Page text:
- The Washington Times - Wednesday, March 3, 2021

Senate Minority Leader Mitch McConnell said Wednesday that the Biden administration is bungling the border “crisis,” but he also took aim at  “a certain cross-section of Big Business” which he said has jumped on board a push for amnesty for current illegal immigrants.

It was a striking shot across the bow for Mr. McConnell, who major corporations usually view as a key ally in Congress.

The Kentucky Republican said the Biden administration’s moves to dump Trump border and migration policies have spurred the new surge of illegal immigrants rushing north, and he disputed President Biden’s insistence that there is no crisis.

“Well if this isn’t a crisis, with unaccompanied kids pouring in and exceeding capacity amid a pandemic, then I’d sure hate to see one,” he said.

He said erasing the Trump policies is only part of the current immigration situation, and pointed to Mr. Biden’s proposal to offer a chance at citizenship to 11 million illegal immigrants already here.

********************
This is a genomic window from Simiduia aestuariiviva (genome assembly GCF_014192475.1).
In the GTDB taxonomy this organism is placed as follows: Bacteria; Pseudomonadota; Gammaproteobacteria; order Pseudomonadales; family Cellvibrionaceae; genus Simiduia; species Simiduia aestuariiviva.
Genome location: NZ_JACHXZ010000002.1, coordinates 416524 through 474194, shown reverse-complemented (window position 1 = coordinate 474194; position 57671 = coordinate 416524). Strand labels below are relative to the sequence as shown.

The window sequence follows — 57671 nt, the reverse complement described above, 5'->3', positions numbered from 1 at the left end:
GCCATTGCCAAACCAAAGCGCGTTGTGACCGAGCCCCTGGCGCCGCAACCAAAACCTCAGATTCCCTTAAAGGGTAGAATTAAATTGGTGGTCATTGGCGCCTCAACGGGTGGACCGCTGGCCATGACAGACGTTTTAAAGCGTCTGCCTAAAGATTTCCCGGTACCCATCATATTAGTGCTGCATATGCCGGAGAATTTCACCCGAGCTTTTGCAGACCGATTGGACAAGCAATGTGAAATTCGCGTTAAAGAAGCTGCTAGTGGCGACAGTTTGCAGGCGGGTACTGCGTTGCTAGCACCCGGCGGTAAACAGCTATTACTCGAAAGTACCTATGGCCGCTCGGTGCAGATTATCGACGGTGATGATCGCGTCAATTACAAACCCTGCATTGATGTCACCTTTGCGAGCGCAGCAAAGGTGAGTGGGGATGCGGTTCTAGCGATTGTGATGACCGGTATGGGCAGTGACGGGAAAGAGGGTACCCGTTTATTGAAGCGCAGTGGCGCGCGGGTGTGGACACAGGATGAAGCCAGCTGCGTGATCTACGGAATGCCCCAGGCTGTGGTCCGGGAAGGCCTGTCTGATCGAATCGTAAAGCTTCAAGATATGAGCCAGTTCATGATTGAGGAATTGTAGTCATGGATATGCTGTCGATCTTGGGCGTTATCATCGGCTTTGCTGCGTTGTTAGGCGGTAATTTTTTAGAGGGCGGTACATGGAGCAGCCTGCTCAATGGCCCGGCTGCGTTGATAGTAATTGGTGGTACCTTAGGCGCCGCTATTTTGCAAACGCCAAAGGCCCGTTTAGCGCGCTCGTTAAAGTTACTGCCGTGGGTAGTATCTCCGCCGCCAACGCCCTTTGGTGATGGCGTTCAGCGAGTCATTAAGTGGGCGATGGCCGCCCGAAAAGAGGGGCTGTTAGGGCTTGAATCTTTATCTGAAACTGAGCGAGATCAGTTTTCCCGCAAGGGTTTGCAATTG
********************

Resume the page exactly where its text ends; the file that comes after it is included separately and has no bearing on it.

“The far left loves this approach. But so does a certain cross-section of Big Business,” Mr. McConnell said. “There’s a whole lot of cultural power and economic power pushing the liberal vision. As for the best interests of American workers — well, that’s not as trendy a cause in certain circles.”

He did not say which business interests he had in mind, though there’s any number of large business interests that have reacted positively to Mr. Biden’s immigration moves from the U.S. Chamber of Commerce to the National Association of Manufacturers.

Mr. McConnell, who has been at odds with former President Donald Trump in recent weeks, praised his administration for “making major headway” in dealing with the border during his four years.

“It took serious policy changes. It took international diplomacy with multiple countries. It took border enforcement,” Mr. McConnell said. “The American people would be better served if the Biden Administration had chosen to build on this progress, instead of rapidly trying to tear it down.”

• Stephen Dinan can be reached at sdinan@washingtontimes.com.

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